Last last year, Mexico’s Agriculture Department proposed rules for phasing out, by 2024, the controversial weed-killing chemical compound, glyphosate, and banning genetically-modified corn.
But late last month, according to Reuters.com, glyphosate proponents, including Roundup Weed and Grass Killer owner Bayer, scored a temporary legal victory when a Mexican judge ruled that the inability to use glyphosate risks negatively “affecting agricultural production and as a result, food security and sovereignty” that could force Mexico to import more corn.
Glyphosate is the main active ingredient in Roundup, which was developed by Monsanto Corp. Bayer acquired the Roundup brand when it purchased Monsanto in 2018 for $63 billion.
The proposed glyphosate ban was initially announced by Mexican President Andres Manuel Lopez Obrador, who described the chemical as toxic. Germany, along with many other governments, have introduced legislation that seeks to limit its use.
Thus far, only one organization has deemed glyphosate potentially harmful to human health: the World Health Organization’s International Agency for Research on Cancer.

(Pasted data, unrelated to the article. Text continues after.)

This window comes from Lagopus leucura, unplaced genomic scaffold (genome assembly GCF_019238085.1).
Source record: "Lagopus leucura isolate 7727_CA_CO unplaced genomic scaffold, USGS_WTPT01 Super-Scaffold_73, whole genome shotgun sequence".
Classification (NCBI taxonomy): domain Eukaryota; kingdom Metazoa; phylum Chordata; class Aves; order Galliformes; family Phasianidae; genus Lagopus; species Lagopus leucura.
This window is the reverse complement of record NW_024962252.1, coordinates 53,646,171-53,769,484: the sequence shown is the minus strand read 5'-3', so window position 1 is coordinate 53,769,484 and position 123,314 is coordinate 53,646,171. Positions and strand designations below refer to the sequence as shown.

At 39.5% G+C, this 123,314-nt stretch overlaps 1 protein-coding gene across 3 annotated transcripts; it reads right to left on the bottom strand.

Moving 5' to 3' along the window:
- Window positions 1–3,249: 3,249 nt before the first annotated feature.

However, over 125,000 people have filed suit against Bayer/Monsanto. Plaintiffs, mostly farmworkers, landscapers and gardeners, allege that applying the herbicide caused them to develop a particular type of cancer, non-Hodgkin’s lymphoma.
After losing the first three cases that have gone to trial, Bayer, in June 2020 announced that it would settle approximately 90% of the Roundup cancer claims filed against it for about $10 billion. More recently, Bayer devised a plan to settle future Roundup litigation for an additional $2 billion. Over 40,000 claims remain unresolved and dozens of plaintiffs and their attorneys are opposed to the settlement plan.
In response to the Mexican judge’s ruling, a spokesperson from Bayer released a statement, referencing its four decades of commercial and agricultural use in Mexico, saying “Glyphosate is safe and hundreds of scientific studies support that.”
Update: On May 7, Reuters.com reported a Mexican court has reversed the temporary reprieve granted to Bayer by the judge in Mexico. Mexico’s Ministry of Environment and Natural Resources issued a statement that said that the Collegiate Court, in a decision dated May 3, had “revoked” the provisional suspension.